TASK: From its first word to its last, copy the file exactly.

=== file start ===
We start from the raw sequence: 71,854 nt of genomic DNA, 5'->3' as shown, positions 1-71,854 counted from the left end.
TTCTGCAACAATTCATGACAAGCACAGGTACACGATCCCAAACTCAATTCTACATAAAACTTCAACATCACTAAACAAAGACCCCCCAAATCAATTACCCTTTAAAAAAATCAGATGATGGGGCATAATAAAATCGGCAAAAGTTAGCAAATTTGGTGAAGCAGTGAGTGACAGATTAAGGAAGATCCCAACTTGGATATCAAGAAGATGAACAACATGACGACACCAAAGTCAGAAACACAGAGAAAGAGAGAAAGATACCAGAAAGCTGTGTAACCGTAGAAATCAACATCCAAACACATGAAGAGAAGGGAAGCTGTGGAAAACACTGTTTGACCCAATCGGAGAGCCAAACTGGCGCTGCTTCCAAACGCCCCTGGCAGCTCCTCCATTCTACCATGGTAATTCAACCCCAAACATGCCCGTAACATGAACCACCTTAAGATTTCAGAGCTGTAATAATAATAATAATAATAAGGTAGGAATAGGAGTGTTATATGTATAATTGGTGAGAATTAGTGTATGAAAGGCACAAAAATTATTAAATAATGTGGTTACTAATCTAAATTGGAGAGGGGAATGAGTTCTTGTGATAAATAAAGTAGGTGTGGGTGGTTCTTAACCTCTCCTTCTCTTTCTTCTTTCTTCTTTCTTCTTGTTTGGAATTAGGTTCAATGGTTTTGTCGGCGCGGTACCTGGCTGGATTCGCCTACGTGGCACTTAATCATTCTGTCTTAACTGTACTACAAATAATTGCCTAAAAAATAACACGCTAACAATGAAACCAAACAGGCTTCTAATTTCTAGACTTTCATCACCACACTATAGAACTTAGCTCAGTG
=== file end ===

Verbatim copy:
We start from the raw sequence: 71,854 nt of genomic DNA, 5'->3' as shown, positions 1-71,854 counted from the left end.
TTCTGCAACAATTCATGACAAGCACAGGTACACGATCCCAAACTCAATTCTACATAAAACTTCAACATCACTAAACAAAGACCCCCCAAATCAATTACCCTTTAAAAAAATCAGATGATGGGGCATAATAAAATCGGCAAAAGTTAGCAAATTTGGTGAAGCAGTGAGTGACAGATTAAGGAAGATCCCAACTTGGATATCAAGAAGATGAACAACATGACGACACCAAAGTCAGAAACACAGAGAAAGAGAGAAAGATACCAGAAAGCTGTGTAACCGTAGAAATCAACATCCAAACACATGAAGAGAAGGGAAGCTGTGGAAAACACTGTTTGACCCAATCGGAGAGCCAAACTGGCGCTGCTTCCAAACGCCCCTGGCAGCTCCTCCATTCTACCATGGTAATTCAACCCCAAACATGCCCGTAACATGAACCACCTTAAGATTTCAGAGCTGTAATAATAATAATAATAATAAGGTAGGAATAGGAGTGTTATATGTATAATTGGTGAGAATTAGTGTATGAAAGGCACAAAAATTATTAAATAATGTGGTTACTAATCTAAATTGGAGAGGGGAATGAGTTCTTGTGATAAATAAAGTAGGTGTGGGTGGTTCTTAACCTCTCCTTCTCTTTCTTCTTTCTTCTTTCTTCTTGTTTGGAATTAGGTTCAATGGTTTTGTCGGCGCGGTACCTGGCTGGATTCGCCTACGTGGCACTTAATCATTCTGTCTTAACTGTACTACAAATAATTGCCTAAAAAATAACACGCTAACAATGAAACCAAACAGGCTTCTAATTTCTAGACTTTCATCACCACACTATAGAACTTAGCTCAGTG